Thursday, November 25, 2010

Book Review: "Removable Type"

Phillip H. Round's Removable Type: Histories of the Book in Indian Country, 1663-1880 (UNC Press, 2010) offers a look at what Round terms the "heretofore-unrecorded history of almost two centuries of American Indian life among books" (pg. 4). From the translations of John Eliot to the ledger art of the Great Plains, Round examines how "print provided Native authors and their communities with a much-needed weapon in their battles against relocation, allotment, & cultural erasure" (pg. 5). Using D.F. McKenzie's idea of a "sociology of texts," Round sets out to show both that "print mattered in Indian country" and that "Native people self-consciously manipulated print and were integral members of the composite body that is American print culture" (pg. 18).

Both these arguments are well borne out in Round's eight chapters, which treat in roughly chronological order the spread and trends in printing for and by American Indian cultures (from John Eliot's translations, through the shift to English-only literacy efforts, to the 19th-century moves toward cultural preservation/revitalization, and also encompassing short studies on Indian authorship, reprinting of Indian texts, and illustration trends and techniques). Round's examples generally serve to bolster his argument that print became an important component of Native life and culture over time (at the same time as, he notes only very briefly in passing, it also grew more universally important throughout the United States, not just among Indian cultures): his sketches of David Cusick (whose 1828 Sketches of Ancient History of the Six Nations was "the first Native-authored, Native-printed, Native-copyrighted text"), James Printer (who was instrumental in John Eliot's productions) and William Appess, among others, are well chosen.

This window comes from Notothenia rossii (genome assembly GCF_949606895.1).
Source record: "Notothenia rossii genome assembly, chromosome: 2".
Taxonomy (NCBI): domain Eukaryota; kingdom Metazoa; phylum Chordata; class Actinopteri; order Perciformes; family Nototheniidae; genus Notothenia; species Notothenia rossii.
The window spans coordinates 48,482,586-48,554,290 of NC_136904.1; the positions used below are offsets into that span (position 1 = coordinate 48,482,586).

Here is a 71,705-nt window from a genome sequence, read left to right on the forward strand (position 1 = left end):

There are, however, some problematic aspects to Round's book. I'm more familiar with the early period than some of the others, so errors there tended to catch my eye: Eliot's Indian Bible was not printed in folio (pg. 26), but in quarto, and Round makes too much of King Philip's War as an end-point for 17th-century translations into Indian languages (pg. 44). While that conflict certainly changed perceptions (and may well have hastened the end of the practice), Eliot's translations and productions continued, with multiple productions during the 1680s (including translations of Lewis Bayley's Practice of Piety and Thomas Shepard's Sincere Convert). The most notable of these is the 1680/1685 second edition of Eliot's Bible, which Round neglects to mention entirely (and which is important since most of the few surviving copies of the Bible which contain Indian annotations and marginalia are examples of the second edition, not the first). This error extends to the caption of an image (pg. 31) from the Congregational Library's copy of the second edition, which Round refers to as a copy of the first edition.

These are hardly fatal flaws (easily corrected in the next printing, I hope) and they do little to undermine Round's main point. Overall, this is a readable and enlightening study of how books, reading, and print culture overspread and became important in American Indian societies, and how the members of those societies came to understand and make use of print in its varied forms.

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